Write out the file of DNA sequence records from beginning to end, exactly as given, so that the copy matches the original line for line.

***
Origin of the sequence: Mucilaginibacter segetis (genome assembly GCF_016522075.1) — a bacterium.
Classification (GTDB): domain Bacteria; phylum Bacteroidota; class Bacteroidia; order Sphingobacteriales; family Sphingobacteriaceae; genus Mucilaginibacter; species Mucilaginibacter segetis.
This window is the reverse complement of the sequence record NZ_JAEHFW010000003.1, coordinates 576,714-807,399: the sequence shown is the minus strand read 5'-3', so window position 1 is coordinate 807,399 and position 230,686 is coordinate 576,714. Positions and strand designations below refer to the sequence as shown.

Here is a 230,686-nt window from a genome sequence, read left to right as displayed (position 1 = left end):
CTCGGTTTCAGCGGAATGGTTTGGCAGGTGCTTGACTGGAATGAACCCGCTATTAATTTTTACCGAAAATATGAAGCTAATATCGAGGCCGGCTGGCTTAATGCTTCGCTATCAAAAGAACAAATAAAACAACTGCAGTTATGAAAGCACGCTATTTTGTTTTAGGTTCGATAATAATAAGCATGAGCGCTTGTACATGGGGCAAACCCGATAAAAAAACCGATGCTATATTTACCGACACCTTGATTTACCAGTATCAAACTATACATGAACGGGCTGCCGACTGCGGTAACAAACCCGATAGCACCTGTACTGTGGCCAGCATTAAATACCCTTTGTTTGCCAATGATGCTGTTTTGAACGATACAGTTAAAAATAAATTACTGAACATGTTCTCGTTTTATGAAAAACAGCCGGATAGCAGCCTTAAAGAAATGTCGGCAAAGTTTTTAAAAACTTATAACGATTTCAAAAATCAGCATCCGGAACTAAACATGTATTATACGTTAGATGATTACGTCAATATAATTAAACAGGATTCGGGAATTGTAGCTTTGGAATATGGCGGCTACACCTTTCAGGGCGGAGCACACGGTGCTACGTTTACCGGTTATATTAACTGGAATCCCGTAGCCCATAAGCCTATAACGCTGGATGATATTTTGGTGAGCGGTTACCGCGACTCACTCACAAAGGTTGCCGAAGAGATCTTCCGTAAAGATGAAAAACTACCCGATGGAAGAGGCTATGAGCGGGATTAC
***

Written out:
Origin of the sequence: Mucilaginibacter segetis (genome assembly GCF_016522075.1) — a bacterium.
Classification (GTDB): domain Bacteria; phylum Bacteroidota; class Bacteroidia; order Sphingobacteriales; family Sphingobacteriaceae; genus Mucilaginibacter; species Mucilaginibacter segetis.
This window is the reverse complement of the sequence record NZ_JAEHFW010000003.1, coordinates 576,714-807,399: the sequence shown is the minus strand read 5'-3', so window position 1 is coordinate 807,399 and position 230,686 is coordinate 576,714. Positions and strand designations below refer to the sequence as shown.

Here is a 230,686-nt window from a genome sequence, read left to right as displayed (position 1 = left end):
CTCGGTTTCAGCGGAATGGTTTGGCAGGTGCTTGACTGGAATGAACCCGCTATTAATTTTTACCGAAAATATGAAGCTAATATCGAGGCCGGCTGGCTTAATGCTTCGCTATCAAAAGAACAAATAAAACAACTGCAGTTATGAAAGCACGCTATTTTGTTTTAGGTTCGATAATAATAAGCATGAGCGCTTGTACATGGGGCAAACCCGATAAAAAAACCGATGCTATATTTACCGACACCTTGATTTACCAGTATCAAACTATACATGAACGGGCTGCCGACTGCGGTAACAAACCCGATAGCACCTGTACTGTGGCCAGCATTAAATACCCTTTGTTTGCCAATGATGCTGTTTTGAACGATACAGTTAAAAATAAATTACTGAACATGTTCTCGTTTTATGAAAAACAGCCGGATAGCAGCCTTAAAGAAATGTCGGCAAAGTTTTTAAAAACTTATAACGATTTCAAAAATCAGCATCCGGAACTAAACATGTATTATACGTTAGATGATTACGTCAATATAATTAAACAGGATTCGGGAATTGTAGCTTTGGAATATGGCGGCTACACCTTTCAGGGCGGAGCACACGGTGCTACGTTTACCGGTTATATTAACTGGAATCCCGTAGCCCATAAGCCTATAACGCTGGATGATATTTTGGTGAGCGGTTACCGCGACTCACTCACAAAGGTTGCCGAAGAGATCTTCCGTAAAGATGAAAAACTACCCGATGGAAGAGGCTATGAGCGGGATTAC